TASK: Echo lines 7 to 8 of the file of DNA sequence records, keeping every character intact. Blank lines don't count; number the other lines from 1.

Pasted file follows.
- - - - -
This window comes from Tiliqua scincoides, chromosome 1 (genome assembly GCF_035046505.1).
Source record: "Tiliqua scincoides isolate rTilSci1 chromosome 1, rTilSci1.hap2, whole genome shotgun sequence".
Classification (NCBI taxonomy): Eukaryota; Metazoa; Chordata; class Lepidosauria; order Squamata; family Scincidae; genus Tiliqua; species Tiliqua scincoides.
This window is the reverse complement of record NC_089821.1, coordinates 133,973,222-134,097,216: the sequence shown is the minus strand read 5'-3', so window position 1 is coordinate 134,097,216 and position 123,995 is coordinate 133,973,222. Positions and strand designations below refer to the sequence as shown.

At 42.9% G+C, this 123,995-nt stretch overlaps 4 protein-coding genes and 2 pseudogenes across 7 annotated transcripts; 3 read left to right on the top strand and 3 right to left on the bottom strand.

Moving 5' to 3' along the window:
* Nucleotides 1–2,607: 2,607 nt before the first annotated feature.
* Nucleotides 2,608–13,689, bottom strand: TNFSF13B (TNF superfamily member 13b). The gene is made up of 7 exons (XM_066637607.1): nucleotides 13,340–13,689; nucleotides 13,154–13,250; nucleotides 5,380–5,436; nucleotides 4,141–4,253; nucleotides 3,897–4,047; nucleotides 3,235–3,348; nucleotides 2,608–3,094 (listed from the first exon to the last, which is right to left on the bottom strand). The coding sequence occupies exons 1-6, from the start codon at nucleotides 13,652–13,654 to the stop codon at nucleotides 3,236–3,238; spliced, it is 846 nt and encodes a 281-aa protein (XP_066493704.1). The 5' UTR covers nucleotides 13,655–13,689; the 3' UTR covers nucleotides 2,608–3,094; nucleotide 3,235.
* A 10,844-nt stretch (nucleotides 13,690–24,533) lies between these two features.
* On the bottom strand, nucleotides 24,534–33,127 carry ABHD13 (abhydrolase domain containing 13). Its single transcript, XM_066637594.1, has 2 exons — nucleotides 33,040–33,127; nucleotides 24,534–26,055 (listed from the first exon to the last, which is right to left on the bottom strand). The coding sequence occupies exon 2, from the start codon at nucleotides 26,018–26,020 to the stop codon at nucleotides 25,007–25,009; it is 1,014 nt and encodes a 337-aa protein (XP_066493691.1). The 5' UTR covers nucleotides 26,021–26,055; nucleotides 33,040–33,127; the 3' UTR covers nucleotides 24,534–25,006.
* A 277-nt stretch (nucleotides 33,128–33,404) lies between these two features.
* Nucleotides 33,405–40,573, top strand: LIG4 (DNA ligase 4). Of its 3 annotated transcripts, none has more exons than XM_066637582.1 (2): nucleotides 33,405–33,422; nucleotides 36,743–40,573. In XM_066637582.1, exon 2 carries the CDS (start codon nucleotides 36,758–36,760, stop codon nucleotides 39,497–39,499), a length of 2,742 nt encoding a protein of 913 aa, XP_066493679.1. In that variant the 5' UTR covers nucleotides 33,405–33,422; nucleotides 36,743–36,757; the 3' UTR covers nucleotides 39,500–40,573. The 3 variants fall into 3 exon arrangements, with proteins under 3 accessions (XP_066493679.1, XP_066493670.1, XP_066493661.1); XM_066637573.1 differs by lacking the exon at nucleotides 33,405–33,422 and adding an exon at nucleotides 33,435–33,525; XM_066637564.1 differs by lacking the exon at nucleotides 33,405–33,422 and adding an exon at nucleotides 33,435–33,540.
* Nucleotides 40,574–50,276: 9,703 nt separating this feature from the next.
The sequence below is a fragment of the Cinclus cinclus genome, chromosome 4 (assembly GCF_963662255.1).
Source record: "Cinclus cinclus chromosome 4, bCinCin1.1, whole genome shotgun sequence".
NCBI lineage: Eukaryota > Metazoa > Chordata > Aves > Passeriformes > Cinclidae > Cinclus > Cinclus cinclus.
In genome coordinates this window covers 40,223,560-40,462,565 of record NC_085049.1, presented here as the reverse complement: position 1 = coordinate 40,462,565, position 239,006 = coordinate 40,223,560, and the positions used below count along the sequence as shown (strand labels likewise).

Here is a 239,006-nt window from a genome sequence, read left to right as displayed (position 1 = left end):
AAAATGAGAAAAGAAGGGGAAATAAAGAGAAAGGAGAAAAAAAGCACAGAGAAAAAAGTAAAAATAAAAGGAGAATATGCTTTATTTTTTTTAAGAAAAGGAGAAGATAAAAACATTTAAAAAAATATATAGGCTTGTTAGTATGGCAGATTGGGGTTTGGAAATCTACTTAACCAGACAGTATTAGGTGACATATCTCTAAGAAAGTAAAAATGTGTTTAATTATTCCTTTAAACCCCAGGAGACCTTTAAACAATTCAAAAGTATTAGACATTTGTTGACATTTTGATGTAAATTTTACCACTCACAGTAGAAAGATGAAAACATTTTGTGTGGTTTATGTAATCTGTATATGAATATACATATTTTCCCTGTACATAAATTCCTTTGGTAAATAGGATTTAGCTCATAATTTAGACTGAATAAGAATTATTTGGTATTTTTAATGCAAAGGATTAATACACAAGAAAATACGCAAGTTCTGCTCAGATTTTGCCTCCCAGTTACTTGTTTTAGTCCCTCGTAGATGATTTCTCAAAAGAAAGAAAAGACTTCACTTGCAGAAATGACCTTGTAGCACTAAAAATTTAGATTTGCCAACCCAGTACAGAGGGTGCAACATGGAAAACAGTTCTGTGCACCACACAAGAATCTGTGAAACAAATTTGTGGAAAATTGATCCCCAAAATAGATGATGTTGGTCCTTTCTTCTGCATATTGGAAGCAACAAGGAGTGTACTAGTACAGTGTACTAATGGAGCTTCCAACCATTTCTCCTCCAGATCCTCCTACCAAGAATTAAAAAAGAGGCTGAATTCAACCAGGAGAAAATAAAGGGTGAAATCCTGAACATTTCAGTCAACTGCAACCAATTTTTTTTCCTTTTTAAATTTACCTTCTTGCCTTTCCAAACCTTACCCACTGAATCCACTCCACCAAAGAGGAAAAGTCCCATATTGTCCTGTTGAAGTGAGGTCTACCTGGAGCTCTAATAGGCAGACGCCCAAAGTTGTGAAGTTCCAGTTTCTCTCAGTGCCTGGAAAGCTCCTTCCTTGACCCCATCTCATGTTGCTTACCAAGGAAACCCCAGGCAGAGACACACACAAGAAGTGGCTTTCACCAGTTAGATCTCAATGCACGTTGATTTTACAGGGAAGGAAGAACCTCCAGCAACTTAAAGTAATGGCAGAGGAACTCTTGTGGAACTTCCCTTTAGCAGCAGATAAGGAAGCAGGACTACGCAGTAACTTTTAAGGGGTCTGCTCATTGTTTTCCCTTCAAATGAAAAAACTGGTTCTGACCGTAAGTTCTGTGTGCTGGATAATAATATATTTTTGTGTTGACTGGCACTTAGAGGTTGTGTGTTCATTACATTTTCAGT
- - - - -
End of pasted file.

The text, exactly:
* Nucleotides 1–2,607: 2,607 nt before the first annotated feature.
* Nucleotides 2,608–13,689, bottom strand: TNFSF13B (TNF superfamily member 13b). The gene is made up of 7 exons (XM_066637607.1): nucleotides 13,340–13,689; nucleotides 13,154–13,250; nucleotides 5,380–5,436; nucleotides 4,141–4,253; nucleotides 3,897–4,047; nucleotides 3,235–3,348; nucleotides 2,608–3,094 (listed from the first exon to the last, which is right to left on the bottom strand). The coding sequence occupies exons 1-6, from the start codon at nucleotides 13,652–13,654 to the stop codon at nucleotides 3,236–3,238; spliced, it is 846 nt and encodes a 281-aa protein (XP_066493704.1). The 5' UTR covers nucleotides 13,655–13,689; the 3' UTR covers nucleotides 2,608–3,094; nucleotide 3,235.